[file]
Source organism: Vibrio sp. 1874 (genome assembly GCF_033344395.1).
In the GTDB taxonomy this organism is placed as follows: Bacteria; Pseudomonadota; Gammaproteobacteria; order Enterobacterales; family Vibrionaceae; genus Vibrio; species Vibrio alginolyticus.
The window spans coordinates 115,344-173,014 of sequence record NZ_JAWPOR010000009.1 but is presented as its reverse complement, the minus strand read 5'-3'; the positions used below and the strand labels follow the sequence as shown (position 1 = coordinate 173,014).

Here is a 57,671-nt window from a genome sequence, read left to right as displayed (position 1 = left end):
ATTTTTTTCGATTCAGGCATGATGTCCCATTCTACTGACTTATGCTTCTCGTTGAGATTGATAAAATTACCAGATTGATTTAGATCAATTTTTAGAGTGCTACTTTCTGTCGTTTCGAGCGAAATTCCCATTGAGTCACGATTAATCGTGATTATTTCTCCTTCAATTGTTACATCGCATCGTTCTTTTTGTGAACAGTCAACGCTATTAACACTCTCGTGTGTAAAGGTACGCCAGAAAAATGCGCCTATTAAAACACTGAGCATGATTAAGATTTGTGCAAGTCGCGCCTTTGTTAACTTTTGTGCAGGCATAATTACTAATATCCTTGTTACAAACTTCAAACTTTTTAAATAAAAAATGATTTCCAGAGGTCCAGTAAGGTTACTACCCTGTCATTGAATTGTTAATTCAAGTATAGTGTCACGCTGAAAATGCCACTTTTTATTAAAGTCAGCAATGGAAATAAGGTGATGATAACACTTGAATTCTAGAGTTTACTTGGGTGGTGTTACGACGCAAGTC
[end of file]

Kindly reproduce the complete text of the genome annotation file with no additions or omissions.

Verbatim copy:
Source organism: Vibrio sp. 1874 (genome assembly GCF_033344395.1).
In the GTDB taxonomy this organism is placed as follows: Bacteria; Pseudomonadota; Gammaproteobacteria; order Enterobacterales; family Vibrionaceae; genus Vibrio; species Vibrio alginolyticus.
The window spans coordinates 115,344-173,014 of sequence record NZ_JAWPOR010000009.1 but is presented as its reverse complement, the minus strand read 5'-3'; the positions used below and the strand labels follow the sequence as shown (position 1 = coordinate 173,014).

Here is a 57,671-nt window from a genome sequence, read left to right as displayed (position 1 = left end):
ATTTTTTTCGATTCAGGCATGATGTCCCATTCTACTGACTTATGCTTCTCGTTGAGATTGATAAAATTACCAGATTGATTTAGATCAATTTTTAGAGTGCTACTTTCTGTCGTTTCGAGCGAAATTCCCATTGAGTCACGATTAATCGTGATTATTTCTCCTTCAATTGTTACATCGCATCGTTCTTTTTGTGAACAGTCAACGCTATTAACACTCTCGTGTGTAAAGGTACGCCAGAAAAATGCGCCTATTAAAACACTGAGCATGATTAAGATTTGTGCAAGTCGCGCCTTTGTTAACTTTTGTGCAGGCATAATTACTAATATCCTTGTTACAAACTTCAAACTTTTTAAATAAAAAATGATTTCCAGAGGTCCAGTAAGGTTACTACCCTGTCATTGAATTGTTAATTCAAGTATAGTGTCACGCTGAAAATGCCACTTTTTATTAAAGTCAGCAATGGAAATAAGGTGATGATAACACTTGAATTCTAGAGTTTACTTGGGTGGTGTTACGACGCAAGTC